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Why ‘Tomboy’ Tops Indiewire’s 5 DVD Picks This Week

Why 'Tomboy' Tops Indiewire's 5 DVD Picks This Week

This week on DVD/Blu-ray: A tender coming-of-age tale; a documentary on the life of late photographer Francesca Woodman; a peek into the life of Hole ex-drummer Patty Schemel; an expose on the gay bear subculture; and the latest film from “Monster’s Ball” director Marc Forster.

#1. “Tomboy”

Filmmaker Céline Sciamma (“Water Lillies”) is back with her sophomore feature “Tomboy,” another coming-of-age tale, this one concerning a 10-year-old girl who assumes the identity of a boy after moving to a new town in the heat of the summer. An award-winner on the festival circuit, “Tomboy” is a tender and warm tale of early sexual awakening, with an amazing performance by Zoe Heran as the conflicted child.

“There’s not a whole lot beyond the basic premise of ‘Tomboy,’ and anyone familiar with the trailer or even the self-explanatory poster can probably get the gist of this light, touching portrait of early sexual awakening.,” wrote Eric Kohn in his review. “However, Sciamma excels at keeping the movie’s bare essentials in place, turning ‘Tomboy’ into a pitch-perfect sketch..”

Extras: Interview with Sciamma and the film’s trailer.

#2. “The Woodmans”

Late photographer Francesca Woodman gets the documentary treatment in “The Woodmans,” C. Scott Willis unflinching portrait of the artist. Told through the young artist’s work and interviews with Woodman’s artists parents, Betty and George (each of whom have continued to practice their art while watching their daughter’s work eclipse their own), “The Woodmans” is a deeply engaging and sad look at the pressure of the New York art scene, and parent-child competition.

“I always thought of ‘The Woodmans’ as a sort of ‘anti-verite’ film,” Willis told Indiewire. “Instead of placing the camera in the middle of the action we backed the camera up so you could take in and examine the context and beauty of Betty and George Woodman’s world. And instead of constructing a narrative meant to trigger a reaction, I just wanted it to provoke thought.”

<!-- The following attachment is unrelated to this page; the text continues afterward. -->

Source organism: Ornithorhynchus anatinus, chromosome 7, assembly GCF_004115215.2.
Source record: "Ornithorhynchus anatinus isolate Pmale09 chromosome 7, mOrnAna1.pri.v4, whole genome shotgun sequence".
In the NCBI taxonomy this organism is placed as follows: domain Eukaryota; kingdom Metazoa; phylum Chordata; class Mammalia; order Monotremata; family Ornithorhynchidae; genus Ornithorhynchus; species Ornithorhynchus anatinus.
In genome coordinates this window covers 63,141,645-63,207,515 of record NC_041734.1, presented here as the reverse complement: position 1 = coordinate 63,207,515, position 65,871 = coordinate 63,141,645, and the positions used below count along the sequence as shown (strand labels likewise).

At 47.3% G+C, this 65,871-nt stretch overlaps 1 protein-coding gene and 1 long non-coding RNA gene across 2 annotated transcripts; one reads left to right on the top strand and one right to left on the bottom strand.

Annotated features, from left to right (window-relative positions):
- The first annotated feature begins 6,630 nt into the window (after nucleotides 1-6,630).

Extras: None.

#3. “Hit So Hard: The Life and Near Death Story of Patty Schemel”

Fans of Courtney Love’s seminal rock band Hole owe it to themselves to check out this revealing documentary that sheds light on the harrowing life of the band’s ex-drummer, Patty Schemel. P. David Ebersole’s portrait touches on everything from Schemel coming out as a lesbian to her mother, to her vicious battle with drugs. Best of all, Ebersole interviews all of the alive Hole members (yes, even Love makes an apperance) to get their take on the woman, and manages to recover some extraordinary personal home videos of Kurt Cobain and Love playing family with their daughter.

Go HERE for our interview with Ebersole.

Extras: Audio commentary with Schemel and Ebersole; some of Schemel’s private home movies; a Q&A conducted at MoMA with Hole and the filmmakers; and a featurette titled “Teen Fan Really Can Play.”


 

#4. “Bear Nation”

If you rent/buy this expecting a documentary in the vein of “Grizzly Man,” chances are you’ll be in for a surprise. In the film (executively produced by Kevin Smith, who makes an appearance late in the film) director Malcolm Ingram traverses the globe to uncover the gay bear subculture – essentially overweight (or obscenely muscular) men with an affinity for body and facial hair.

Extras: Additional extended interview with Smith, Tracy Mogran and Bob Mould, as well as the film’s trailer.


#5. “Machine Gun Preacher”

Critics for the most part weren’t kind to “Machine Gun Preacher,” the latest from “Monster’s Ball” director Marc Forster that tells the true story of Sam Childers (played by Gerard Butler in the film), a former drug-dealing criminal who turns his life around to head an orphanage in Sudan. While the film is indeed conflicted (is Forster going for “Rambo”-lite or a dead serious drama?), Butler’s never been cast to better effect, and Michelle Monohan impresses as his conflicted, devout Christian wife. Michael Shannon also provides ample supporting work by playiing against type as Childers’ best bud.

Extras: A 14-minute piece on composer Thad Spencer’s score, and the film’s trailer.


 

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